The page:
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Discussion Starter #1
I bought a rather nice 300+ watt RMS amp with high level inputs, built-in low-pass xover. It was not very expensive, under $100 with shipping but looks extremely well made with big power transistors and lots of heat sinking. It looks pretty nice too, since it is a big 15+ pound chunk of black-anodized aluminum with no kiddie styling whatsoever. It is more than a foot long and 3/4 of a foot wide, so I'm pretty sure I am going to get as much output as my woofer can handle.

I will make the box tomorrow in my shop. I have lots of MDF, glue and screws already.

I was planning on disconnecting the rear door speakers, and using that for the high level inputs. However, from reading the install instructions with the amp, it looks like I should also attach a "turn on" wire from the stock head unit to the amp, so that the amp isn't running when I am not listening to the stereo.

The manual suggested the connection for an automatic antenna would be ideal. Is there any such thing? I suppose I could otherwise find a cheap relay at Radio Shack and connect to the panel lights on the LCD to provide this function.

I have tried searching for "wiring diagram", but I got lots of links but no answers. I swear that somebody has posted a link to this more than once, but there are too many bad matches to find it.

Is the cigarette lighter power sufficiently robust for a 300 watt rms amp? I know the lighter is pretty high current but it doesn't have to do 200 watts continuously like it would do under load from the amp. It would certainly be easy to connect to, and it is already fused, and rather conveniently turns off with the ignition switch. Again, I could also use a relay to turn on a more direct connection to the fuse block.

The only thing I ever use the lighter for is to charge my cell phone, so I don't care if the amp+cig lighter are too much. I won't be doing that.

Is good quality zip cord sufficient to power the amp? I have some vey high quality low-oxygen zip cord about 2x as thick (or more) and much finer wire braid than the usual lamp-style zip cord. I know that you have to go a lot thicker wire than I am used to with home wire because 12V wires need to run a lot of amps. I suppose I could just double it up to make sure.
 

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Discussion Starter #2
I have already determined that the cig lighter is probably not enough. Searching on the web indicates that it is probably fused to 20 amps. So I am going to have to connect to the fuse block I suppose.
 

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Take it from ACC and you should be fine - it's just needs 12V and I think the wires is yellow with silver dots. Has worked perfectly fine for me. I assume you do not have a Bose, because there should already be a "turn-on" wire in the harness as well as the automatic antenna (if you have that also). It's just a turn on lead so ACC will be the best option because it won't be on unless the car is on.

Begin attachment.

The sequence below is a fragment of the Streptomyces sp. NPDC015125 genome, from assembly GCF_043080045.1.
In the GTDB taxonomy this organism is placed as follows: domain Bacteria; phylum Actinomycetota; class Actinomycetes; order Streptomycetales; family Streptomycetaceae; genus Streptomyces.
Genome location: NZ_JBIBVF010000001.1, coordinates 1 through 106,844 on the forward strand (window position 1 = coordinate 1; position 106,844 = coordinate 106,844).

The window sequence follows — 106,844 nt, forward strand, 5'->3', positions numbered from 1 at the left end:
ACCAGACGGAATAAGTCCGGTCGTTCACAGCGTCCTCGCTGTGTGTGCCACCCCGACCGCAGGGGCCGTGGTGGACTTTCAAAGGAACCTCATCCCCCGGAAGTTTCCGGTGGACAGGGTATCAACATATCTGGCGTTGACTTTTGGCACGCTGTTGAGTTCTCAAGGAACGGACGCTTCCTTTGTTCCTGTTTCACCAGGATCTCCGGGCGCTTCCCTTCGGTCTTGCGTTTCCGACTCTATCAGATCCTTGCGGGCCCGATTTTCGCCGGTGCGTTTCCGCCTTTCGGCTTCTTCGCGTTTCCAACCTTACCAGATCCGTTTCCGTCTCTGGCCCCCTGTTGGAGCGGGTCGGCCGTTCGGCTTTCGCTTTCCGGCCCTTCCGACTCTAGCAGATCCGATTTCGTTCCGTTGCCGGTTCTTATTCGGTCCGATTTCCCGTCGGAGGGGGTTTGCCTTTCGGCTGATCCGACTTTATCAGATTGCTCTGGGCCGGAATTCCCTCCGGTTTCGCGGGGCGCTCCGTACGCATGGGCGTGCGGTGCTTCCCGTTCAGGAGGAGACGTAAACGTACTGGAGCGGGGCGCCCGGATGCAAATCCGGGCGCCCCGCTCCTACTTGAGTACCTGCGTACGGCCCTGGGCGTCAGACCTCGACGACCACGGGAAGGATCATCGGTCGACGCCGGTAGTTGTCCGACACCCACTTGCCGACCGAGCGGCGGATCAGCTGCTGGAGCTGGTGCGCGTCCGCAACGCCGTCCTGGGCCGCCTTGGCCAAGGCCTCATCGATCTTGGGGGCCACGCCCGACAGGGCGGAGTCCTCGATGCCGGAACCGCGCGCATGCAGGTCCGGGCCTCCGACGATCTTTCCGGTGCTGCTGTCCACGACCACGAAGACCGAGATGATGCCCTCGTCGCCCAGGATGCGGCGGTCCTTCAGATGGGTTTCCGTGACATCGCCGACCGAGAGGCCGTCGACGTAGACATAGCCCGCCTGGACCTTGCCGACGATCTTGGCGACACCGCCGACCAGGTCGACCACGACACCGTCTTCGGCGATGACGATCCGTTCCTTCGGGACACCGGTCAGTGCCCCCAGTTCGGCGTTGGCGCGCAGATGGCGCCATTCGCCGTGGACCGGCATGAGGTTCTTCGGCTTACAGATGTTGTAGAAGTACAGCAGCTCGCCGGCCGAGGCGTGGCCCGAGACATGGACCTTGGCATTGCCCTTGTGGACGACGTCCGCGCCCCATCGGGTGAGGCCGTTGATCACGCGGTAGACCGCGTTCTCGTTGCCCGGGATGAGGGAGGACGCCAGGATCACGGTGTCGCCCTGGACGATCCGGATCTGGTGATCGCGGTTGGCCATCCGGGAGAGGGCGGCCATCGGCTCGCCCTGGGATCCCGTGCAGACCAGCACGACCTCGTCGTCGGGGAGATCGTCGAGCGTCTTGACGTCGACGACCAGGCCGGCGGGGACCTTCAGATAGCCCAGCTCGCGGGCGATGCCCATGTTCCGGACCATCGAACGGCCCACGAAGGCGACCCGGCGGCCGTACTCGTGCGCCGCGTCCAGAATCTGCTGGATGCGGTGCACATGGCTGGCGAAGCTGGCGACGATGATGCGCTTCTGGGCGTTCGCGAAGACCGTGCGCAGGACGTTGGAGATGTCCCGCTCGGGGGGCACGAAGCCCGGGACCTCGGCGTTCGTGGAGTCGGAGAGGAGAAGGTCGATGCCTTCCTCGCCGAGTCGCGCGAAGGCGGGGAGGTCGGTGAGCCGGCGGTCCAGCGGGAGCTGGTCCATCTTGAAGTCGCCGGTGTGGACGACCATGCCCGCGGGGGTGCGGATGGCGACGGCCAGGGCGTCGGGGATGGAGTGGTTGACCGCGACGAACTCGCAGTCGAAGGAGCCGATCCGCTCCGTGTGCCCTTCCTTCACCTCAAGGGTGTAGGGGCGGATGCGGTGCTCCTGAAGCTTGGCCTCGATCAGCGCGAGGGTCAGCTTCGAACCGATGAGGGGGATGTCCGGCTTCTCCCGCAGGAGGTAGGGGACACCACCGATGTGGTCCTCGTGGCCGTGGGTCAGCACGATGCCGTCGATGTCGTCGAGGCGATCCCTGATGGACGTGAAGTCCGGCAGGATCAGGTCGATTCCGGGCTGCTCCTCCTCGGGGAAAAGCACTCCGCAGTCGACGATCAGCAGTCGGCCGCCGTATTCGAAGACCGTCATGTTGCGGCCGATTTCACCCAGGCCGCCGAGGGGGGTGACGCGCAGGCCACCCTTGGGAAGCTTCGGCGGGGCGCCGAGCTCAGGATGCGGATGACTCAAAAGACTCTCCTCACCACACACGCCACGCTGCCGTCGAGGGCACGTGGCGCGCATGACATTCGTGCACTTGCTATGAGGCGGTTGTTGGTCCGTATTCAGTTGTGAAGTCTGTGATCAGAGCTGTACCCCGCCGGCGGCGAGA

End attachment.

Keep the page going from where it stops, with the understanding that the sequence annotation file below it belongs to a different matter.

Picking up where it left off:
If you are worried about the 300W thing - don't worry cuz the V_in should be coming directly from your battery terminal.

Most likely your amp has 12V, turn-on (remote) and Ground. 12V is from the battery, turn-on is from ACC and ground to the chassis.

Here is something I found from the endless "shitty" forum search -
This is probably the most helpful thing I found while searching...

This is back of HU pinout:

.-----------|...............|-----------.
|..X V U S | ##### | F D C A |
|............................................ |
|..W...T.......P N L J H..........B. |
|.............R Q O M K I G E....... |
L------------------------------------J

A Left front door speaker (+)
B B+ (Power back up)
C Left front door speaker (-)
D Right front door speaker (+)
E Illumination (+)
F Right front door speaker (-)
G Illumination (-)
H - pwr ant
I - speed pulse
J - amp remote
K - nav: parking brake
L - telephone mute
M UART 1
N Audio control switch 1
O CAN (+)
P Audio control switch 2
Q CAN (-)
R ACC
S Left rear door speaker (+)
T Signal ground
U Left rear door speaker (-)
V Right rear door speaker (+)
W Power ground
X Right rear door speaker (-)

I will make a more user friendly version, but for now it's quite helpful!!

credit: http://www.mazda3forums.com/index.php?topic=15294.0 "celo" --> *edited - to include this in the main body, not the quote*
 

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Discussion Starter #4
Thanks for finding that. I knew I'd seen it before. Perhaps we could make this sticky after I redraw the diagram in CorelDraw.
 

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Just Curious, what amp and sub did you end up getting?
 

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Discussion Starter #6
Profile HA1000M



Power handling: 400 watts RMS/700 watts max *VCdia: 2-1/2" *Le: .95 mH *Impedance: 4 ohms *Re: 3.3 ohms *Frequency range: 23 - 1,000 Hz *Fs: 23 Hz *SPL: 89 dB 2.83 V/1m *Vas: 3.00 cu. ft. *Qms: 3.00 *Qes: .52 *Qts: .44 *Xmax: 14mm *Dimensions: A: 12-3/8", B: 11-1/8", C: 5-3/8".

http://www.partsexpress.com/pe/showdetl.cfm?&Partnumber=295-464

BTW I don't work for parts express, but I get a lot of my audio parts from them and Madisound.